The ONE campaign has received responses from the 3 main parties (plus the Greens and Plaid Cymru) on their plans to fight extreme poverty.
The first thing I noticed is that Labour have by far the most to say. A quick word-count reveals:
Labour - 1684 wordsLabour’s statement is also full of numbers, which is always a good thing.
Conservative - 668 words (excluding the repeated links to their policy paper)
Lib Dem - 745 words
Green - 342 words
Plaid Cymru (Welsh Nationalists) – 617 words
At first glance though, none of the platforms completely blows me away.
I am actually most impressed by Plaid Cmyru, who have interesting and provocative statements on migration
We recognise the invaluable contribution that migration has made to the UK, socially, culturally and economically over many years, and believe that this positive contribution will continue in future … We believe that we share a duty to uphold and defend people's right to seek asylum and we will work to ensure Wales’ proud tradition of offering refuge to the persecuted continuesand security
We believe that war is abhorrent and we condemn the Westminster government for dragging Wales into illegal wars. We believe that the European Union, through its High Representative for Common Foreign and Security Policy, can and should play a greater role in conflict prevention and resolution, including joint peace keeping missions. We also call for effective European action on the international arms trade, including a new treaty and binding code of conduct restricting arms exports, as well as a complete ban on land mines, cluster bombs and white phosphorous. The arms industry causes misery and death to millions of people throughout the world, not just by means of its destructive force but by diverting resources from socially beneficial activities such as food production, education and health.Following them, Labour have the best overall response, with good ideas on accountability, trade and security.
Accountability - “leadership of the International Aid Transparency Initiative,” “to promote accountability and transparency through parliaments, audit mechanisms and civil society,” the Extractive Industries Transparency Initiative, a Bribery Bill, and “funding to support developing countries to recover stolen assets.”
Trade – “securing duty and quota free access to EU markets.”
Security - “treat access to security and justice as a basic service.”
The Conservatives have some interesting ideas on aid - “an independent aid watchdog”, “move towards results-based aid,” and “reduce, or even abolish, funding for UN and multilateral agencies that fail to deliver results, and give more to those who can prove that they are making a real difference.”
And finally I like the Liberal Democrats’ statement that
“We believe that bilateral aid should be targeted at the poorest people not necessarily the poorest countries,” and “security and justice should be seen as rights.”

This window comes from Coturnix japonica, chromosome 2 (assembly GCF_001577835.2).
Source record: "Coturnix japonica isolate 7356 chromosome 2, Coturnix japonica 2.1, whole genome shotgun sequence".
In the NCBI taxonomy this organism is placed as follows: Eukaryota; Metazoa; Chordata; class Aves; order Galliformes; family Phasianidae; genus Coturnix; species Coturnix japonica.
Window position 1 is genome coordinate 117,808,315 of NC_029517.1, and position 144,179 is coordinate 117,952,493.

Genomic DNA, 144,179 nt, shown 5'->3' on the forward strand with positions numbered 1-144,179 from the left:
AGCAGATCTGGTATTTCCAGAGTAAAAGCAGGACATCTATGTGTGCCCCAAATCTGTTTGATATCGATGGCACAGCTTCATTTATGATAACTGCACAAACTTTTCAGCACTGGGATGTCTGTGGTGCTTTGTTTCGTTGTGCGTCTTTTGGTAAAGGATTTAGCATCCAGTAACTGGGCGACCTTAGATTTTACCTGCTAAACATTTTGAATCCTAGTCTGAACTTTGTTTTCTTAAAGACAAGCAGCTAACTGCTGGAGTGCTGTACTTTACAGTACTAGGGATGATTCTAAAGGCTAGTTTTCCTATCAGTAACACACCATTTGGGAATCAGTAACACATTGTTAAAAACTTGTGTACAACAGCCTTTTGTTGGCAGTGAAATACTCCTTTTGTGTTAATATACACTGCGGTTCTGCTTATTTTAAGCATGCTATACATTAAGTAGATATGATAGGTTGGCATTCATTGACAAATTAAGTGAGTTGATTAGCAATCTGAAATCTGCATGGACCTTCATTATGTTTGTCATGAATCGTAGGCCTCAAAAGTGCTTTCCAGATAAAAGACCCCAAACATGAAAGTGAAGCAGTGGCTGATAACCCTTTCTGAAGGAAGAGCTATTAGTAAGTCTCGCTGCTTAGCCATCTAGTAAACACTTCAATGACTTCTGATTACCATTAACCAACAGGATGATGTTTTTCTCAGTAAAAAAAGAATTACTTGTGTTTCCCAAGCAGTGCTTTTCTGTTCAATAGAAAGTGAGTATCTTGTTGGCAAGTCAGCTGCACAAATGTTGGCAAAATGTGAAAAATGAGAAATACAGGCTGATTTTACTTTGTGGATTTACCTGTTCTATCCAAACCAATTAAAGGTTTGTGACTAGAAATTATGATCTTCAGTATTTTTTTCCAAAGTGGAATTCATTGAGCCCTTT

Judging from these limited statements, Labour have the strongest overall platform, but if Plaid Cymru are serious about wanting more open immigration, then this eclipses all of the other policy proposals in terms of positive welfare impacts. Also note that I haven’t waded through the entire policy documents, but just gone on the responses posted by ONE.
Due to the UK’s bizarre electoral system, I don’t get to choose a government, only a local MP.
And so - I emailed all of my local candidates, asking for their views on international development policy.
The Greens and the English Democrats already responded here.
Hilary Myers (Lib Dem) has promised to respond (which I look forward to).
Greg Burrows (UKIP) wrote on his website:
my personal opinion is that the first thing we have to do his get our own house in order, as we are the most indebted nation out of the G8 and need to develop our own economy first and then and only then can we help others in the international community. David Campbell Bannerman is in charge of UKIP policy his office email in Europe is firstname.lastname@example.org his office should be able to give you a detailed account of international development policy. RegardsCraig Whittaker (Conservative) sent a 700 word extract from Conservative party policy which I will post separately (here). I have also asked for a follow-up on if and how his views differ at all from party policy.
Kate Sweeny (Green) also sent me this flyer:
The jury is still out, and I still hope to receive something from Labour and the Liberal Democrats.
You can find your own candidates at yournextmp.com, and meanwhile keep an eye on Lawrence Haddad for “an international development comparison of the 3 manifestos.”
Finally – I’ll be voting by proxy – more info for Brits overseas here (but hurry!) HT: CK